NSNotificationCenter is Probably an Anti-Pattern

This week’s iOS Dev Weekly linked to a tweet from Ben Sandofsky about an important change to NSNotificationCenter in iOS 9:

In OS X 10.11 and iOS 9.0 NSNotificationCenter and NSDistributedNotificationCenter will no longer send notifications to registered observers that may be deallocated. If the observer is able to be stored as a zeroing-weak reference the underlying storage will store the observer as a zeroing weak reference, alternatively if the object cannot be stored weakly (i.e. it has a custom retain/release mechanism that would prevent the runtime from being able to store the object weakly) it will store the object as a non-weak zeroing reference. This means that observers are not required to un-register in their deallocation method. Link.

I can’t remember where I heard the following fact (I think it was during one of the WWDC 2015 talks), but it’s my understanding that a deallocated-without-unregistering NSNotificationCenter observer is one of the top causes of crashes in third-party iOS/OS X software. Assuming this is true, a thought struck me today: how much less common would this crash have been if there had been an easier alternative than KVO all this time?

In Foundation, there are only two first-party ways to propagate model changes from one to many observers: KVO and NSNotificationCenter. Both of them are prone to cause crashes when misused, but I’d argue that KVO is harder to use correctly. It’s not unreasonable to imagine that many developers opt for NSNotificationCenter as the least bad option.

It may sound surprising to some that I’d refer to NSNotificationCenter as a “bad” option. I should clarify that I think NSNotificationCenter is a fine API when used for events of a truly global nature. An argument for or against NSNotificationCenter is like an argument for or against a singleton. As I’ve joked on Twitter:

Use a singleton when you need the Sun, not an overhead lamp.

Similarly, I think NSNotificationCenter is best suited for events whose origin is so far outside the scope of local control flow that it would be awkward or even silly to use anything else. The NSNotificationCenter version of my singleton tweet is:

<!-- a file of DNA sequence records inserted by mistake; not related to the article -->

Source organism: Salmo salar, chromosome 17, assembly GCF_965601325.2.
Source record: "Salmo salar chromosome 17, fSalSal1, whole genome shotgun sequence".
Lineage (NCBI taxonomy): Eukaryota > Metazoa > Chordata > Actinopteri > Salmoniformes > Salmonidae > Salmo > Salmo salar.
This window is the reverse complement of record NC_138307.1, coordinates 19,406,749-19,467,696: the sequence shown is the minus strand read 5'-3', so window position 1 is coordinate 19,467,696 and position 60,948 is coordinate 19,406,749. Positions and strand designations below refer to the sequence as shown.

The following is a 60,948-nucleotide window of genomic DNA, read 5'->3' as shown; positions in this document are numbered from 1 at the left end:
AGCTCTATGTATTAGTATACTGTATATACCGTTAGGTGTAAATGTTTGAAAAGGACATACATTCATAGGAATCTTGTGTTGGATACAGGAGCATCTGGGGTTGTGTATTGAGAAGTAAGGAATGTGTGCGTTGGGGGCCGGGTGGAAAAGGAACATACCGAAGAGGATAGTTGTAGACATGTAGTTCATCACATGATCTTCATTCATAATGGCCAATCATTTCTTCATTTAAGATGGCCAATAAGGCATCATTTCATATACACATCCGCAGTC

NSTheSunDidRiseNotification, not NSSomebodysPassengerPushedTheFlightAttendantButtonNotification.

In practice I have a hard time justifying the use of NSNotificationCenter for anything besides events vended by the OS, like UIKeyboardWillShowNotification.

I often see NSNotificationCenter used as a clearing house for all the one-to-many relationships between model objects and observers in an app. I think this is probably an anti-pattern. This pattern obligates observers to decide when to ignore notifications.

Consider a Twitter client with a TweetWasLikedNotification. The observers for that notification not only need to know the ID of the liked tweet, but also the local account from which that like action was taken, and/or perhaps the NSManagedObjectContext to which the tweet belongs, etc. Global knowledge belongs at a higher layer in the application. Better still is a design that couples model and observer more closely with an explicit relationship (perhaps a delegate protocol) that doesn’t require such knowledge in the first place.

I have considered using a custom center, instead of the defaultCenter() singleton, but that seems like a half-baked implementation of a design that would be better expressed via a weak-referencing collection of SomeCustomObserverProtocol delegates.

Until Apple provides a Swift-native, first-party way to implement a one-to-many observer pattern, I will continue to use NSObject subclasses and KVO. I’ve been trying to think of ways to abstract out the particulars of NSObject/KVO relationships, keeping the higher-level APIs cleaner and more friendly. Here’s an example of what I mean, posted to GitHub. For a direct-download link of the Xcode playground, click here. I haven’t tried this in production yet, but the idea is to map NSObjects to adapter/observers who produce “view model” structs in response to KVO updates, passing those structs onto their delegates. This lets me use value types instead of the actual model objects for UI updates, without having to abandon KVO as the underlying infrastructure.

|  1 Jan 2016